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  #1  
Old 03-16-2004, 04:29 PM
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W126 sagging in the rear

Is it a DIY'er to change the rear spring on a w126 420sel? It seems to be sagging in the rear. How much is it to do at the shop for the two rear spring?

Thanks,

John
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  #2  
Old 03-16-2004, 07:03 PM
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John,

You could do this yourself depending on your level of mechanical competency but the MB spring compressor really must be used for safety reasons and that tool is hideously expensive, over $900 if memory serves me correctly. Also, when changing rear springs you need to replace the pads which will be one of three thicknesses. You might also check the subframe mounts too.
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  #3  
Old 03-16-2004, 09:36 PM
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Do you live in Georgia or California?
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  #4  
Old 03-17-2004, 08:48 AM
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Unless you've been hauling bricks in your trunk, I'd be surprised if your springs are bad. Have the subframe and differential mounts been changed? I think that it's generally the rubber and not the steel parts that go bad.

Len
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  #5  
Old 03-17-2004, 09:31 AM
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IF that car is sagging in the rear IT would be the SPRINGS!! Very common on the W126 chassis.

At dealer we charge 3 hrs on that car & the springs(116-324-08-04) list for $126.each
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  #6  
Old 03-17-2004, 09:42 AM
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I gladly then defer to your expertise. I was basing my answer on my experience with the 123 chassis.

Len
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  #7  
Old 03-17-2004, 10:35 AM
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I replaced mine a few months ago, my brother has an Asian import shop and we used one of his internal styled spring compressors. It wasn't too bad of a job but you need to have a clear head while doing it, a simple mistake could get extremely dangerous. It didn't change a thing so I guess my rears weren't in that bad of shape after all.

If you wanted to boost the rear springs up cheaply you could get some of those cast aluminum twist-in spacers. A chain store parts house would probably have an ample supply of them. I put some on a ratty 380 SL one time, the owner, a friend was a real cheapskate but I must say it made a big difference.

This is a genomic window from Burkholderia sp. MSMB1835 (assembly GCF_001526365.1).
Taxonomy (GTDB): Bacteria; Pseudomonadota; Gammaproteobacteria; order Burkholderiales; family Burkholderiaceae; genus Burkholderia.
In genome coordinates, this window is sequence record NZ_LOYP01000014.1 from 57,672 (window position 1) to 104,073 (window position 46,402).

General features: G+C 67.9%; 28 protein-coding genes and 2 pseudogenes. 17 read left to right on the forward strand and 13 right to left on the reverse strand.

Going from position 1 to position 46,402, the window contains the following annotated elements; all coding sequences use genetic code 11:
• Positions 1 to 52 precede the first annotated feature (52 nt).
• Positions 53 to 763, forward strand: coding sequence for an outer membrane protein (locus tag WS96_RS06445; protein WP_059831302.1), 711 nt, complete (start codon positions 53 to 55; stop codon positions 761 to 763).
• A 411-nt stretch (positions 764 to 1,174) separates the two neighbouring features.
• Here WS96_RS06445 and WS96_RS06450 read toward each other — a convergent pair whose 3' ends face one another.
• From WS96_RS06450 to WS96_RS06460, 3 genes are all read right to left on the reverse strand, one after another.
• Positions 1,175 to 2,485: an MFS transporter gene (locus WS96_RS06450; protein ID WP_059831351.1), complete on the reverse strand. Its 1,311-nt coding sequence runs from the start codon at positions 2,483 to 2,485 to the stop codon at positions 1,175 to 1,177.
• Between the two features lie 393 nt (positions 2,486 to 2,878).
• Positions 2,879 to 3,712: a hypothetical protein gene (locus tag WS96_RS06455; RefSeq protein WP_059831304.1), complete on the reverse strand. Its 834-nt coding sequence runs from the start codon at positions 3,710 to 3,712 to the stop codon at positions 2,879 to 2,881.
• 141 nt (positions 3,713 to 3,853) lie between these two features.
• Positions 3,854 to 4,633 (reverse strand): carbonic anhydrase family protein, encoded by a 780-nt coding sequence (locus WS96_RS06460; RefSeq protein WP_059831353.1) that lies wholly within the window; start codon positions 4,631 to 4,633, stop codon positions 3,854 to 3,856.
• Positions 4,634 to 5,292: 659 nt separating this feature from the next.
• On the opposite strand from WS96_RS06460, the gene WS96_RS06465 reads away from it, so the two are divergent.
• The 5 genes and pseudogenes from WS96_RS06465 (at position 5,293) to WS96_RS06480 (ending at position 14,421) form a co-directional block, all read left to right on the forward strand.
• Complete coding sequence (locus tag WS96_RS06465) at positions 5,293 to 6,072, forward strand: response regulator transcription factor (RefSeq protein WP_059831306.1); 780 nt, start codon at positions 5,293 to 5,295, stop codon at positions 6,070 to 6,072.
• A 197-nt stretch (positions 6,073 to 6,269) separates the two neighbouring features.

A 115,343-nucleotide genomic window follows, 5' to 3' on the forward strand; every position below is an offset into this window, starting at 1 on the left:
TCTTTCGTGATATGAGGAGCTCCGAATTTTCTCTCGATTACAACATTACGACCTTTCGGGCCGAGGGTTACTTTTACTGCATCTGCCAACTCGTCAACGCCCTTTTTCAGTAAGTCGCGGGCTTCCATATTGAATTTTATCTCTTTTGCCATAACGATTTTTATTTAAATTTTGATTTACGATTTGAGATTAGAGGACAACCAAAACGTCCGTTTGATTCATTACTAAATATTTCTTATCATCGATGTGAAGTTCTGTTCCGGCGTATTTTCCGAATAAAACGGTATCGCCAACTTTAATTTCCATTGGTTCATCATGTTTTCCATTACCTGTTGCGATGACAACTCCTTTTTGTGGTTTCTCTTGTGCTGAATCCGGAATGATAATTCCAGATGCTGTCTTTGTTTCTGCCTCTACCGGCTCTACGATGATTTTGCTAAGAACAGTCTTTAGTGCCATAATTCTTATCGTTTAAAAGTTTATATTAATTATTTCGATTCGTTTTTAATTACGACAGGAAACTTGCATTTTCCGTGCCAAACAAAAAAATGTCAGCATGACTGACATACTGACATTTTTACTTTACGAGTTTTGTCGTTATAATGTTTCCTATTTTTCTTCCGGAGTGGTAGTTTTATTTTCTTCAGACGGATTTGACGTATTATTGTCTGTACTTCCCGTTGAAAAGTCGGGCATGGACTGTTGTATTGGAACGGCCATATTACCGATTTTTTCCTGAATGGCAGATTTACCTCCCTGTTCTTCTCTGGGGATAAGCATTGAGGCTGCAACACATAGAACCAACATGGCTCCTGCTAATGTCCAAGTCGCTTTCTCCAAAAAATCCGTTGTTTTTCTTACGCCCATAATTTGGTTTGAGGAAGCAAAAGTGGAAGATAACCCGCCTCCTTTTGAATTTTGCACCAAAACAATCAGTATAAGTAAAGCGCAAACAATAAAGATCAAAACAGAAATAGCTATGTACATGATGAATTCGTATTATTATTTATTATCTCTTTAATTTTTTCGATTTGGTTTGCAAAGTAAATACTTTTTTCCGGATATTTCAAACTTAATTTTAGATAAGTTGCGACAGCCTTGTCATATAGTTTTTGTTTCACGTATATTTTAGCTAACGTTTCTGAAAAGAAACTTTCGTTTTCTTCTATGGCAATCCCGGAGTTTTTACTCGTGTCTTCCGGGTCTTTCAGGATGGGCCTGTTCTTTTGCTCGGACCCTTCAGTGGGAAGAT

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  #8  
Old 03-17-2004, 12:38 PM
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Hours

Is the 3 hours for both rear spring?

John
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  #9  
Old 03-17-2004, 03:33 PM
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For my 2 cents: 126's do have rear spring problems. They are often regarded as "ass sitters". Over time the springs do collapse.

Replacing the rear springs is not that big a deal for someone who knows how to do it. I would HIGHLY recommend that you use your car's VIN # (Chassis #) and check with a dealer for the correct spring part #. Why? Over the years, depending on the car's option content etc, different springs were selected. It is easy to get a spring that is close but not the exact one needed.

I have done four cars: 2 123's, a 126 and a 124.

I have used the spring knuckles and they are a fast and what I would regard as a temporary solution ..... The best is the the right set of springs..... makes all the difference in the world.

haasman
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  #10  
Old 03-17-2004, 08:06 PM
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Re: Hours

Quote:
Originally posted by pexcellence
Is the 3 hours for both rear spring?
I'm sure that is the total for BOTH springs.
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  #11  
Old 03-18-2004, 09:21 AM
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Yes, 3 hrs for BOTH rear springs. And since the rear shocks must be removed to install the springs you should think about replacing them as well!!